If we had a good quality left-wing daily newspaper things might be different but we don’t. Therefore it makes sense to engage with a source which reflects a spectrum of opinion on the centre and the left of politics. That is why I wrote the above response to Rafael Behr. He is not a fool. He can even produce worthwhile articles. But he represents a strain of thought that is representative of the right to the centre of the Labour Party. It is important to know about that if one is interested in debating beyond a circle of people who already agree with what one has to say.

      So, for all those reasons I would prefer that the sweeping condemnations of the Guardian were replaced by considered critiques of its content.

      1. Patrick Spence says:

        “If we had a good quality left-wing daily newspaper things might be different but we don’t.”

        David- you are forgetting the Morning Star which given its limited resources produces much worth reading.

        1. JohnP says:

          The Morning Star is a superb newspaper , for domestic news and analysis – and I personally totally agree with its “line” on both Freedom of Movement in particular, and the EU and Single Market more generally. BUT , move into the international arena and the Morning Star’s ambition to become, and its pretensions to already be, “the paper of The Left” , collapses all too often. The international political orientation of the Morning Star is pure unreconstructed old style Communist Party ex-soviet foreign ministry stuff – seguing constantly to the foreign policy “take” of the now entirely capitalist oligarchy running the Russian bit of the old stalinist Soviet Empire.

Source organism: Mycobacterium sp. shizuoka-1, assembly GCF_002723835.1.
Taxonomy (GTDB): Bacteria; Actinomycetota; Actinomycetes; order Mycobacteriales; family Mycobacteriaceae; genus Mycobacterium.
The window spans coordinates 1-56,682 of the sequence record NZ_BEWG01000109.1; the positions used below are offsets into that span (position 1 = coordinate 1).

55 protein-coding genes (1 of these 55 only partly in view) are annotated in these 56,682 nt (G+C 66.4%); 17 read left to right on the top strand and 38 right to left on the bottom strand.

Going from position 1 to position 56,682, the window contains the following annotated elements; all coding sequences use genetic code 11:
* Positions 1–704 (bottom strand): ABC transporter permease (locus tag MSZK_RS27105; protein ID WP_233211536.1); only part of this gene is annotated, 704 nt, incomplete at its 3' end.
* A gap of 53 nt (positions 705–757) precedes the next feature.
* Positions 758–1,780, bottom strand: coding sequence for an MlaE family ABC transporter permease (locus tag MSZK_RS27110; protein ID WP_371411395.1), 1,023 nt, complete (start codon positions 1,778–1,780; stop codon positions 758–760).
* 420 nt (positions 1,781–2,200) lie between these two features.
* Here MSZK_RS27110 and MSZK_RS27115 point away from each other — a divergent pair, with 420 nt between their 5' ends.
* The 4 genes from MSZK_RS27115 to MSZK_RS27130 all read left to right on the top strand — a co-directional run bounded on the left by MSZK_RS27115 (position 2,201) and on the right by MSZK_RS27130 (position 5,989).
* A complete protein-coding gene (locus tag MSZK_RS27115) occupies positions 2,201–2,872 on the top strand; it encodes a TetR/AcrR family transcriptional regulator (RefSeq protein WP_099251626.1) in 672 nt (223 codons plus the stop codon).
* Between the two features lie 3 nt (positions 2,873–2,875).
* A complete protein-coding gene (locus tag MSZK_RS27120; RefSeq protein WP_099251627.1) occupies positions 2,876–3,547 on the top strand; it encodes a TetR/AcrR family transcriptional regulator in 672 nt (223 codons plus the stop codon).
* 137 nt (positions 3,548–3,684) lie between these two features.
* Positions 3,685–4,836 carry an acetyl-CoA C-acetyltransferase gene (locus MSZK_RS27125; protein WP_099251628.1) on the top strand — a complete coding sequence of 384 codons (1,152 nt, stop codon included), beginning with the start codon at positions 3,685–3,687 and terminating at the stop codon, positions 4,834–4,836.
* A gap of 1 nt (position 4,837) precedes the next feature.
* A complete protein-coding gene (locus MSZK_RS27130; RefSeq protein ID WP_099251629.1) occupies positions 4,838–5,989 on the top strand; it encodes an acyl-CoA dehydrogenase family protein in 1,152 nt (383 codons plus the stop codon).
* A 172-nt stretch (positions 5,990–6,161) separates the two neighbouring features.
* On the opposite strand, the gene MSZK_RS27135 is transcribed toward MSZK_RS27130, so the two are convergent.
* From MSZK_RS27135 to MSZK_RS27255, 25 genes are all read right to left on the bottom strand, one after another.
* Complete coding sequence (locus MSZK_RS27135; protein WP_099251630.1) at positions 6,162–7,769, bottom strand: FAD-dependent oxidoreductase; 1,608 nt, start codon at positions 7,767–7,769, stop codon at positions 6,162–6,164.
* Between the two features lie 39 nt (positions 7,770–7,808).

Sometimes this is OK, (eg, Venezuela, Greece, ) but get to issues like Syria and Iran, or Libya, and the myth of the “anti imperialist axis of resistance” is alive and well – and the most viciously oppressive regimes get a free pass – completely in line with the current foreign policy interests of the Mafioso bourgeois class running Russia.